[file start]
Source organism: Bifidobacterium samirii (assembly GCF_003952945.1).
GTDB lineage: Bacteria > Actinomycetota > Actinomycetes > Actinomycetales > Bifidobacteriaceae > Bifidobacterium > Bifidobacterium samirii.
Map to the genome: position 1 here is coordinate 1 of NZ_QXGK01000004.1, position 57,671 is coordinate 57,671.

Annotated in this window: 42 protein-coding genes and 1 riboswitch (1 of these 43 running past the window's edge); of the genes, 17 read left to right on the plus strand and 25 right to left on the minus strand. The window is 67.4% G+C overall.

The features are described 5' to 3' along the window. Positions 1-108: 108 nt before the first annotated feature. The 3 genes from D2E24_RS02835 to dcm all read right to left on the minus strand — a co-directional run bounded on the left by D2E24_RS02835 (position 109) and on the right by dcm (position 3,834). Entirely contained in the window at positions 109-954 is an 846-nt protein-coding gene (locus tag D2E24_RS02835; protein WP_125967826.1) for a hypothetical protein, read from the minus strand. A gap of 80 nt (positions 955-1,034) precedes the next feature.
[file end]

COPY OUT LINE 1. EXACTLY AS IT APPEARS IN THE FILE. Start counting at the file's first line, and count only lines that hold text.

Source organism: Bifidobacterium samirii (assembly GCF_003952945.1).